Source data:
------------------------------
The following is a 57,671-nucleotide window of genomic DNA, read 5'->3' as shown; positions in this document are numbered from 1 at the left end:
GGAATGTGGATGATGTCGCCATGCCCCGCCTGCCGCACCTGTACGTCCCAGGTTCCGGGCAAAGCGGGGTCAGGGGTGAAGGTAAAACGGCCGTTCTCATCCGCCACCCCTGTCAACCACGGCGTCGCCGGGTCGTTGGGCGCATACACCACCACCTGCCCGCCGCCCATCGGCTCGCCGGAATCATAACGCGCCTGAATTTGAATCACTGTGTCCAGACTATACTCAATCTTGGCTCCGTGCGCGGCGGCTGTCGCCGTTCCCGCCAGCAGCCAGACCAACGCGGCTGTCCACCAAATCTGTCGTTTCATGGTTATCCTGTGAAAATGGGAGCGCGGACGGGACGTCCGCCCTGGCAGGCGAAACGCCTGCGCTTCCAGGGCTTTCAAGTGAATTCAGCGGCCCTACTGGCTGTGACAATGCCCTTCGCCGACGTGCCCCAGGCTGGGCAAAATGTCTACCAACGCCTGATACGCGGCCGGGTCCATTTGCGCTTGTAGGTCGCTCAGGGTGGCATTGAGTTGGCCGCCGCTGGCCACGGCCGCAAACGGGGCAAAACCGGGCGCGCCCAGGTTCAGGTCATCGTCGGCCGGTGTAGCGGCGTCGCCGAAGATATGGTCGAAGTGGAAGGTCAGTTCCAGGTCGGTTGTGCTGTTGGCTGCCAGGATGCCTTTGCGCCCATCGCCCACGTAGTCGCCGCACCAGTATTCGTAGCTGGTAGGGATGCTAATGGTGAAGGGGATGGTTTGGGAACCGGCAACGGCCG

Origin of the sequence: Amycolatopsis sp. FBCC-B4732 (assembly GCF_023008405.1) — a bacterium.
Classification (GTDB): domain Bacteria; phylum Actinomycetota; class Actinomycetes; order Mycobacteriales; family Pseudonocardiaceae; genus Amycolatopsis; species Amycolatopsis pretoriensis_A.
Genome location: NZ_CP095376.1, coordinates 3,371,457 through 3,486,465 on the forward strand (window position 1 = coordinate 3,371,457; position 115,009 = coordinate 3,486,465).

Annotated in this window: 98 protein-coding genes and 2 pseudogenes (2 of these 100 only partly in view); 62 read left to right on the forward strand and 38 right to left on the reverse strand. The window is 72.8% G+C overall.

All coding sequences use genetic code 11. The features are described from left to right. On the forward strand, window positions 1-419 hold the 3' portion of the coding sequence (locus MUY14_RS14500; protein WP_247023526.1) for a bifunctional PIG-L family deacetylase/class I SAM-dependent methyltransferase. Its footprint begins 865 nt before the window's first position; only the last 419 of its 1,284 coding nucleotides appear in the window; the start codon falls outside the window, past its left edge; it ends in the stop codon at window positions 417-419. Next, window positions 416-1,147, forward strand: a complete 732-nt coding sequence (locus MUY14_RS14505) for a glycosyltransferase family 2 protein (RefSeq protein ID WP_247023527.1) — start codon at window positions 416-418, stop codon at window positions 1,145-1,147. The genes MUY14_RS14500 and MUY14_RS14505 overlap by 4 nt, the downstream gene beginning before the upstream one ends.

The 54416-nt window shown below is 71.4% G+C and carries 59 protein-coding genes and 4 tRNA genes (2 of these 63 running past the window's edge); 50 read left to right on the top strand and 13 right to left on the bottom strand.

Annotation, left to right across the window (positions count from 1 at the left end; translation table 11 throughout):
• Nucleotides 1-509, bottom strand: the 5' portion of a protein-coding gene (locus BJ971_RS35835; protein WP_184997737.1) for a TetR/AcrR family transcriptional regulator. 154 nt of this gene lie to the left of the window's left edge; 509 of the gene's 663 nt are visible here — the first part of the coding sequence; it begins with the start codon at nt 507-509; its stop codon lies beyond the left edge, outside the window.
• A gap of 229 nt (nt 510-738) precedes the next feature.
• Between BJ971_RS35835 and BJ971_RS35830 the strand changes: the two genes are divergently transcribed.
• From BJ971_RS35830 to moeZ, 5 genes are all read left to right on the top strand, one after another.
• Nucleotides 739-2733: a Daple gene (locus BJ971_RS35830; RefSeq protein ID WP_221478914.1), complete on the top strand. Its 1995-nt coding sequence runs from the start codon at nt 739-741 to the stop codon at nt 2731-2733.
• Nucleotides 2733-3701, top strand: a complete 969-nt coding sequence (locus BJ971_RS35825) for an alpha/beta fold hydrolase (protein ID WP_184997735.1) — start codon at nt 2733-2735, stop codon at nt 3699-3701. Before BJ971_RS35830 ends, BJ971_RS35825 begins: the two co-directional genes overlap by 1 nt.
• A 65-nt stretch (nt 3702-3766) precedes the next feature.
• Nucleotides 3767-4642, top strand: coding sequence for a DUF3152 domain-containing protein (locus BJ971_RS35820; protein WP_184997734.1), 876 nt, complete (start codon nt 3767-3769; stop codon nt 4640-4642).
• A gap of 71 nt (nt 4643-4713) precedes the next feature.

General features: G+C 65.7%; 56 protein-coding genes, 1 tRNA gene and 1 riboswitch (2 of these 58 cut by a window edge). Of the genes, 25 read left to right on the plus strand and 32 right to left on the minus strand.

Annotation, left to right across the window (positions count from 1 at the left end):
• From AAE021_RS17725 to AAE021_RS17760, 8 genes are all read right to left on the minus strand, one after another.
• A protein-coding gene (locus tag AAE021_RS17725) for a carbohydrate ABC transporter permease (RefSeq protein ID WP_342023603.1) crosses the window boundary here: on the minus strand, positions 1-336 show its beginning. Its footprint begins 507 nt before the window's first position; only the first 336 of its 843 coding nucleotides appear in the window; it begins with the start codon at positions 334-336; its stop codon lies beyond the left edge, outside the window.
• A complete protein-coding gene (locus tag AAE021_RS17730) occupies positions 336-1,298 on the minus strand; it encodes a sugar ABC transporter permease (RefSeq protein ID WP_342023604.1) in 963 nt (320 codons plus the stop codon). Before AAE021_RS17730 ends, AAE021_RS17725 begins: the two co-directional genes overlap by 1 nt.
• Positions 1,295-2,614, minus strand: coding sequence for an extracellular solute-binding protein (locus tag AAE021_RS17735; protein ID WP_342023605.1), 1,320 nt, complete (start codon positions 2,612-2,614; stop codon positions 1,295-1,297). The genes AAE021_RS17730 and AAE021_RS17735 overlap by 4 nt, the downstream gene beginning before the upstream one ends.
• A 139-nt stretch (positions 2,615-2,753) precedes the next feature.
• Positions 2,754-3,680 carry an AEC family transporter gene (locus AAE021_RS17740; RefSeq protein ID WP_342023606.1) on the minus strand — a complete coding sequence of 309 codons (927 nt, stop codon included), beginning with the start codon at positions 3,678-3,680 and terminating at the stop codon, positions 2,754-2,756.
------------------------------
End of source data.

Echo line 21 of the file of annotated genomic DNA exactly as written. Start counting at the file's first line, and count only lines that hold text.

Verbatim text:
• From AAE021_RS17725 to AAE021_RS17760, 8 genes are all read right to left on the minus strand, one after another.